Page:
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The Jargon File is a glossary of computer programmer slang . The original Jargon File was a collection of terms from technical cultures such as the MIT AI Lab , the Stanford AI Lab (SAIL) and others of the old ARPANET AI / LISP / PDP-10 communities, including Bolt, Beranek and Newman , Carnegie Mellon University , and Worcester Polytechnic Institute . [ edit ] 1975 to 1983 The Jargon File (referred to here as "jargon-1" or "the File") was made by Raphael Finkel at Stanford in 1975. From that time until the plug was finally pulled on the SAIL computer in 1991, the File was named "AIWORD.RF[UP,DOC]" ("[UP,DOC]" was a system directory for "User Program DOCumentation" on the WAITS operating system).
The Jargon File (version 4.4.7) Table of Contents Welcome to the Jargon File I. Introduction 1.
[This file, jargon.txt, was maintained on MIT-AI for many years, before being published by Guy Steele and others as the Hacker's Dictionary. Many years after the original book went out of print, Eric Raymond picked it up, updated it and republished it as the New Hacker's Dictionary. Unfortunately, in the process, he essentially destroyed what held it together, in various ways: first, by changing its emphasis from Lisp-based to UNIX-based (blithely ignoring the distinctly anti-UNIX aspects of the LISP culture celebrated in the original); second, by watering down what was otherwise the fairly undiluted record of a single cultural group through this kind of mixing; and third, by adding in all sorts of terms which are "jargon" only in the sense that they're technical.
William Ford Gibson (born March 17, 1948) is an American-Canadian speculative fiction novelist who has been called the "noir prophet" of the cyberpunk subgenre. [ 17 ] Gibson coined the term " cyberspace " in his short story " Burning Chrome " (1982) and later popularized the concept in his debut novel , Neuromancer (1984). In envisaging cyberspace, Gibson created an iconography for the information age before the ubiquity of the Internet in the 1990s. [ 18 ] He is also credited with predicting the rise of reality television and with establishing the conceptual foundations for the rapid growth of virtual environments such as video games and the World Wide Web . Having changed residence frequently with his family as a child, Gibson became a shy, ungainly teenager who often read science fiction.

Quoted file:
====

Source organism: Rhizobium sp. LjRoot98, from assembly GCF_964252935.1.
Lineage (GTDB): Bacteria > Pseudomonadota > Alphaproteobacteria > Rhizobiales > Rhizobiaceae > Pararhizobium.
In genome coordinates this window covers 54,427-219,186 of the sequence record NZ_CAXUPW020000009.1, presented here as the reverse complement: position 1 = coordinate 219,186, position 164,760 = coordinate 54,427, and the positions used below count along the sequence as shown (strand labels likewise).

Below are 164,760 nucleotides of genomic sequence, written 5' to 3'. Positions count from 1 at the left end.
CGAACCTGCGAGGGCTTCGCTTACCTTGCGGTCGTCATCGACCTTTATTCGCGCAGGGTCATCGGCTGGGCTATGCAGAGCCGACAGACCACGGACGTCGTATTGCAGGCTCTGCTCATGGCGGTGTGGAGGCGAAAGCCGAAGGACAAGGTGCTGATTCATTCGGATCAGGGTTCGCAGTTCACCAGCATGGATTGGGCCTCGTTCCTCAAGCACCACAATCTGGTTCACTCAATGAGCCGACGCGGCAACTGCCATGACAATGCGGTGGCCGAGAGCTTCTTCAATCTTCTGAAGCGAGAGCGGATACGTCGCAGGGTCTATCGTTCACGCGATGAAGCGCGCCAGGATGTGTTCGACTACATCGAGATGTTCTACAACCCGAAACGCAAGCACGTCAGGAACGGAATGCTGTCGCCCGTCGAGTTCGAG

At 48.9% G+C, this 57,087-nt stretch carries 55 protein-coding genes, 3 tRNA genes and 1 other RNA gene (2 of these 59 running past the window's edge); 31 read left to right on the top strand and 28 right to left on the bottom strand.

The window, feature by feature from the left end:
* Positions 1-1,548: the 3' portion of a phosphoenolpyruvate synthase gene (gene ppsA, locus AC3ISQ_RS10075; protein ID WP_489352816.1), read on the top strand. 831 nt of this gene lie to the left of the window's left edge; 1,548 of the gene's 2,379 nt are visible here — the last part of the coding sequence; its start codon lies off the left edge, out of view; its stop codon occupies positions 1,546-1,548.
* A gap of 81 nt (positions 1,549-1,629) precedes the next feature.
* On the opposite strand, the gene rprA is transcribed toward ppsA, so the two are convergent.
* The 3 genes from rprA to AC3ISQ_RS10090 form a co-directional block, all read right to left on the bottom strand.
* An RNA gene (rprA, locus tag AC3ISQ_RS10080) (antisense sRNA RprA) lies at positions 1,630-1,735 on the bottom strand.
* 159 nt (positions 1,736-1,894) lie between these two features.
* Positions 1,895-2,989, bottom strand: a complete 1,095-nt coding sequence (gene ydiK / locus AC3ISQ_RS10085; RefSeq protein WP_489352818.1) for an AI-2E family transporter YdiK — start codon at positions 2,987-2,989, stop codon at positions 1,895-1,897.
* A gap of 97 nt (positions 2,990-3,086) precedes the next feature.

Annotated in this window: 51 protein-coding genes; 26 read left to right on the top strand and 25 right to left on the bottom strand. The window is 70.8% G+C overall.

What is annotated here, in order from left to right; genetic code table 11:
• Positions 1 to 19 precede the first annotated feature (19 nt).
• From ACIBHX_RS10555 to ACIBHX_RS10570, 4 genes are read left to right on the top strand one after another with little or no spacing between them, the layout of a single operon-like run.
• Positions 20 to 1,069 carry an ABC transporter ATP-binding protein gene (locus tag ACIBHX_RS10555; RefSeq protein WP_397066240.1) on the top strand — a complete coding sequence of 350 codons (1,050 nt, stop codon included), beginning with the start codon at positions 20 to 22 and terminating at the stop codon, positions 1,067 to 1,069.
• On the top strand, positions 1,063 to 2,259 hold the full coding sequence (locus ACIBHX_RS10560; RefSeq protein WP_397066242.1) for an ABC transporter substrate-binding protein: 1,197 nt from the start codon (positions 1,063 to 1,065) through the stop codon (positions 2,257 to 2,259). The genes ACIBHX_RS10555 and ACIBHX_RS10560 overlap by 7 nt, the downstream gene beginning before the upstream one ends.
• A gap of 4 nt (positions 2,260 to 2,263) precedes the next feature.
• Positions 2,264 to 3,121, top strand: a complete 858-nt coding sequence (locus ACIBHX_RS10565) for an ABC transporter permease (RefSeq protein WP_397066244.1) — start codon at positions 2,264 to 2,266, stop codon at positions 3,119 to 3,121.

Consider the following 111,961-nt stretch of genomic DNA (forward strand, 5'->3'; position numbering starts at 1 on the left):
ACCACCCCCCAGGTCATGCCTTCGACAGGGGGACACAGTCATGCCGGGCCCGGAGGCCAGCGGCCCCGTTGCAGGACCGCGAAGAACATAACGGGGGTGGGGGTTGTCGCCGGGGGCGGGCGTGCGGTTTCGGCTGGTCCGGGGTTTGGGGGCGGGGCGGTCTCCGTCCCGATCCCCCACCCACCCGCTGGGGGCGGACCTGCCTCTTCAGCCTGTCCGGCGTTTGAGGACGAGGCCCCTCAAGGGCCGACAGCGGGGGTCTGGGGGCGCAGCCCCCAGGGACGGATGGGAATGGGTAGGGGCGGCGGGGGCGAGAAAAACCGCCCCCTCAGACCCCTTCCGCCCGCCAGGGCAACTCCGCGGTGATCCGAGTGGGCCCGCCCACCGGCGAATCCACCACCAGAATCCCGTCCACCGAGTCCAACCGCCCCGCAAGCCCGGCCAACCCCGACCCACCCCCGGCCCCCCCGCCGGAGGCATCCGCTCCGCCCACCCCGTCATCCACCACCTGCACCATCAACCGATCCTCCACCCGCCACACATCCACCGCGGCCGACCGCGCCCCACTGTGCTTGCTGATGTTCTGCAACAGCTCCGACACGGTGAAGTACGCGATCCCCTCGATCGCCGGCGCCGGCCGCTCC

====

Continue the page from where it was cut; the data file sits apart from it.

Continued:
The Sprawl trilogy (also known as the Neuromancer , Cyberspace , or Matrix trilogy) is William Gibson 's first set of novels , composed of Neuromancer (1984), Count Zero (1986), and Mona Lisa Overdrive (1988). The novels are all set in the same fictional future, and are subtly interlinked by shared characters and themes (which are not always readily apparent). The Sprawl trilogy shares this setting with Gibson's short stories " Johnny Mnemonic ," " New Rose Hotel ," and " Burning Chrome ," and events and characters from the stories appear in or are mentioned at points in the trilogy. [ edit ] Setting and themes The novels are set in a near-future world dominated by corporations and ubiquitous technology, after a limited World War III .
The Bridge trilogy is a series of novels by William Gibson , his second after the successful Sprawl trilogy . The trilogy comprises the novels Virtual Light (1993), Idoru , (1996) and All Tomorrow's Parties (1999). [ edit ] Setting The first book of the Bridge trilogy is set in an imaginary 2006, with the subsequent books set a few years later. [ 1 ] The books deal with the race to control the beginnings of cyberspace technology and are set on the United States ' West coast in a post- earthquake California (divided into the separate states of NoCal and SoCal), as well as a post- earthquake Tokyo , Japan , that had been rebuilt using nanotechnology .
In computer network engineering, a Request for Comments ( RFC ) is a memorandum published by the Internet Engineering Task Force (IETF) describing methods, behaviors, research, or innovations applicable to the working of the Internet and Internet-connected systems. Through the Internet Society , engineers and computer scientists may publish discourse in the form of an RFC, either for peer review or simply to convey new concepts, information, or (occasionally) engineering humor. The IETF adopts some of the proposals published as RFCs as Internet standards . Request For Comments documents were invented by Steve Crocker in 1969 to help record unofficial notes on the development of the ARPANET .